The Providence Journal’s revenue and circulation are far from what they once were. But don’t underestimate how many people still look to the local daily for news and information.
On an average week last year, 49% of adults in the Providence area – 608,727 in all – either read The Journal’s print edition, visited Projo.com, or did both, according to a Scarborough Research report obtained by WPRI.com. That was down from 54% of adults – 676,746 in all – in 2009, but it’s still a formidable audience.
The nation’s 20 most-read newspapers reached between 72% and 53% of adults in their metro areas on an average week last year, with the Rochester Democrat and Chronicle topping the list, according to Scarborough.
One worrying sign for The Journal: its five-point decline in total reach between 2009 and 2010 was larger than those experienced by many of the 20 top papers. That’s partly explained by its plunging print circulation, which last fall was down 10% compared with 2009 and 41% compared with 2000.
As Poynter’s Rick Edmonds points out, the loss of readers despite a boom in digital media also goes against “a standard line from individual papers and the Newspaper Association of America that total audience, when digital is included, is growing or stable – not declining, as paid circulation numbers alone would suggest.”
Gary Meo, Scarborough’s senior vice president of print and digital services, acknowledged that problem. “They’re growing their audiences online, so there are increases in audience online,” he told me. “But they’re not increasing fast enough to ameliorate the declines in print.”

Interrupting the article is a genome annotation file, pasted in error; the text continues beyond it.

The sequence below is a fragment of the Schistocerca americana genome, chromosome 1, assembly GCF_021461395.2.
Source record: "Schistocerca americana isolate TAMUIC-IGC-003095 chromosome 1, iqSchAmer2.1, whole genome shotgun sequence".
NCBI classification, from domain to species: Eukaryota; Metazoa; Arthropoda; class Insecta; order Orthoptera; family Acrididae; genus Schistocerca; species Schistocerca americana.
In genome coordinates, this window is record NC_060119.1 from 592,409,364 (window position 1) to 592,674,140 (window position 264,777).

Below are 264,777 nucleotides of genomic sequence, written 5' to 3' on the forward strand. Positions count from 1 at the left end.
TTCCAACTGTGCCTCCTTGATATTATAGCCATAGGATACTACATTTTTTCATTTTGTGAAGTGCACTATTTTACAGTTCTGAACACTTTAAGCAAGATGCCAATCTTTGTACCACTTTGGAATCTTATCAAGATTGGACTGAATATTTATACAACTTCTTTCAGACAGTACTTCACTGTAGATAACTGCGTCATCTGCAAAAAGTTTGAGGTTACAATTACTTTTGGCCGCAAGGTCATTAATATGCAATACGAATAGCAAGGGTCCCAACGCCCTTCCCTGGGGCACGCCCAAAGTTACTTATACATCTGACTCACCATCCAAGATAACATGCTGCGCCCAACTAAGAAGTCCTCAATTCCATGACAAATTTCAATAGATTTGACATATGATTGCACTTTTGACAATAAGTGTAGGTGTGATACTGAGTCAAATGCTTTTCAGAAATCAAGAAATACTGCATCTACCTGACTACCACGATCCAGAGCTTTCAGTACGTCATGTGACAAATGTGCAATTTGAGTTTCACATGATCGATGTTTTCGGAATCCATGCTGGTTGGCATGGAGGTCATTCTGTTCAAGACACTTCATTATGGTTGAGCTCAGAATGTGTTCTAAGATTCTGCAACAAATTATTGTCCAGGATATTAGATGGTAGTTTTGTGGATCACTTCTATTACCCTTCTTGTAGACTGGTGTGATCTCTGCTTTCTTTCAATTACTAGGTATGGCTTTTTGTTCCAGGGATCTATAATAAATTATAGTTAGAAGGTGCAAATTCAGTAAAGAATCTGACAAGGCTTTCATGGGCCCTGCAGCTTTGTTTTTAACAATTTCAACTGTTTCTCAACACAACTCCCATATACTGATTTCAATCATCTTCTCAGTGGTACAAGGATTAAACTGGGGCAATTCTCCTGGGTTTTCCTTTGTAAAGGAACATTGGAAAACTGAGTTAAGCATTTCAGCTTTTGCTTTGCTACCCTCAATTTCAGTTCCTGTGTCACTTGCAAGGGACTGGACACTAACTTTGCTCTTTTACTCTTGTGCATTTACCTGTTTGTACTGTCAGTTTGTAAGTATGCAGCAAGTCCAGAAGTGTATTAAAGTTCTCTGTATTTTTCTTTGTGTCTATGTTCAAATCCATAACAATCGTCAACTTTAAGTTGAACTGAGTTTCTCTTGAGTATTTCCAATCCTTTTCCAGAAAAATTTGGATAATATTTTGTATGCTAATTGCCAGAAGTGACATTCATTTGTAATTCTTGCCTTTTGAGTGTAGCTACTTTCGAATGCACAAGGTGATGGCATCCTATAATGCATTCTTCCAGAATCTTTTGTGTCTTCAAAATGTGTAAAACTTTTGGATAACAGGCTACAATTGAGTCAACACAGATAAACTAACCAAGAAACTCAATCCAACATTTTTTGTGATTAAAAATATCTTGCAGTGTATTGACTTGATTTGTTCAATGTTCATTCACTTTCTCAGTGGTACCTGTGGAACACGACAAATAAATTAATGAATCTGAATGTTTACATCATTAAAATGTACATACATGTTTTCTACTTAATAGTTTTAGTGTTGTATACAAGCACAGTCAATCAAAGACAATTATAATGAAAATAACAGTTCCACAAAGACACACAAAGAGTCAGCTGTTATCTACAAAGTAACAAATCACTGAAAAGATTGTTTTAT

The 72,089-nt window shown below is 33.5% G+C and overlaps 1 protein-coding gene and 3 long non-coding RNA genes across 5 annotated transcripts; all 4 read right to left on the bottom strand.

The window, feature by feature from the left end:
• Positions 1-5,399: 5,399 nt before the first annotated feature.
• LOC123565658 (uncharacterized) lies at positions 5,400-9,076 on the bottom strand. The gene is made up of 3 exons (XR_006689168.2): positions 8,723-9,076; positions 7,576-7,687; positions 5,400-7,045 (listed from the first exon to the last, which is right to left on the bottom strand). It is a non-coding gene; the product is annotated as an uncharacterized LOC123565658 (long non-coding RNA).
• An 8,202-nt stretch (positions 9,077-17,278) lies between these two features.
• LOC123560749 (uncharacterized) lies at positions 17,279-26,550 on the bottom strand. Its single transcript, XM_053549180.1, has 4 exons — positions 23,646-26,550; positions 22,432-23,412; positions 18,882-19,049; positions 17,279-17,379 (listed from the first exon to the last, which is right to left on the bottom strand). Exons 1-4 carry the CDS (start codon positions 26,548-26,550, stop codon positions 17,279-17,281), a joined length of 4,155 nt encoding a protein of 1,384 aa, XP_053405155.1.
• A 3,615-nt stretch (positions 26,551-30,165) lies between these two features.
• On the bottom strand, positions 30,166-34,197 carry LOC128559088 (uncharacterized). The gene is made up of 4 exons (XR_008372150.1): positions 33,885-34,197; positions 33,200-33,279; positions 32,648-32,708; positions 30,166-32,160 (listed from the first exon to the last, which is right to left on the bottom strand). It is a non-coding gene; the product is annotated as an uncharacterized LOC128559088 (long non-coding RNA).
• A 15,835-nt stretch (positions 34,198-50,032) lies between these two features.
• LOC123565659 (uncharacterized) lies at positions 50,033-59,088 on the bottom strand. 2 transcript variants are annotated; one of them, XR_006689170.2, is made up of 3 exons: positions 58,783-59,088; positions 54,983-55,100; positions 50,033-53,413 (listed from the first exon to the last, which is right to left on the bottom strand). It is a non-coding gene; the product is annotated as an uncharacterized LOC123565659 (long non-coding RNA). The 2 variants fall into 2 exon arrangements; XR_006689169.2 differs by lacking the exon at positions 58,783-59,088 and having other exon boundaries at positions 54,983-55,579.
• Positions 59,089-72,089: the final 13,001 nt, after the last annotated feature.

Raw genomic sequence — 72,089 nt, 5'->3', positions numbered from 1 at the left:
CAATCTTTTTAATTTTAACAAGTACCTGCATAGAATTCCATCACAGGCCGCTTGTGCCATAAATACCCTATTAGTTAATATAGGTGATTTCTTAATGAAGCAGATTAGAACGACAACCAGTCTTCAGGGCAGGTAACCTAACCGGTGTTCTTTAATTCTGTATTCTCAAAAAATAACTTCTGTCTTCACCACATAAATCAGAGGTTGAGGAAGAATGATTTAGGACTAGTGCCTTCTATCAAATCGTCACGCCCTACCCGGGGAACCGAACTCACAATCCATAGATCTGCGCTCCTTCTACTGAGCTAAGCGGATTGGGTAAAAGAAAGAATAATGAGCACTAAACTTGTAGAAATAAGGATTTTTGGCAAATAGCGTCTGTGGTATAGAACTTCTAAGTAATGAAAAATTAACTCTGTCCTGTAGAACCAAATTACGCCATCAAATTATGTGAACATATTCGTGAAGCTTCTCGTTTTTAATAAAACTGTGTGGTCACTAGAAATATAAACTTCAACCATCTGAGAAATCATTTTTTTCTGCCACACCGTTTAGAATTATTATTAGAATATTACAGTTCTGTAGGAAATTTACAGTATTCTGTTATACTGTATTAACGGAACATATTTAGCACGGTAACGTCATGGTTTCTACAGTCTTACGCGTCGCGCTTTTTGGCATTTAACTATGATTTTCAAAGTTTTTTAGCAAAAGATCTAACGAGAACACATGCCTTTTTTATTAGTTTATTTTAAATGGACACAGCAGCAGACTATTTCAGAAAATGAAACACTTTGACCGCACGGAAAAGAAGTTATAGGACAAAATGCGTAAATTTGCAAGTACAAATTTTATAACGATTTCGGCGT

Still, Melo said he finds it “pretty remarkable” that The Journal and other papers manage to reach half of their region’s adults in any given week given the amount of competition they face across the media landscape. He also noted that the Projo’s market area (like WPRI’s) stretches out to New Bedford, past its daily coverage zone.
I also asked “Newsonomics” author Ken Doctor what he made of The Journal’s 49% reach and five-point decline. In an e-mail, he described its print circulation drop as “breathtaking” and suggested Projo.com’s stale Web design doesn’t help, but he also questioned the metric’s modern relevancy:
Reach is increasingly an old-fashioned metric. Why do papers care about reach? For advertisers. And advertisers increasingly can target audience by geography, by gender, by time of day, by interest (clickstream, content type) and more. So, if I’m an advertiser and know only that someone has read a paper sometime within a given week, or visited at least one page on a website at least once in a given week, I don’t think that tells me much. I’m throwing darts, still, but the dartboard has gotten a bit smaller.
It’s a big question for publishers: What do they count, and what do they count that advertisers care about? The answers are changing everyday.
Another question: if the Projo does put much of its content behind a paywall this summer as expected, how many of those adults will stick with the paper – and pay money for the privilege?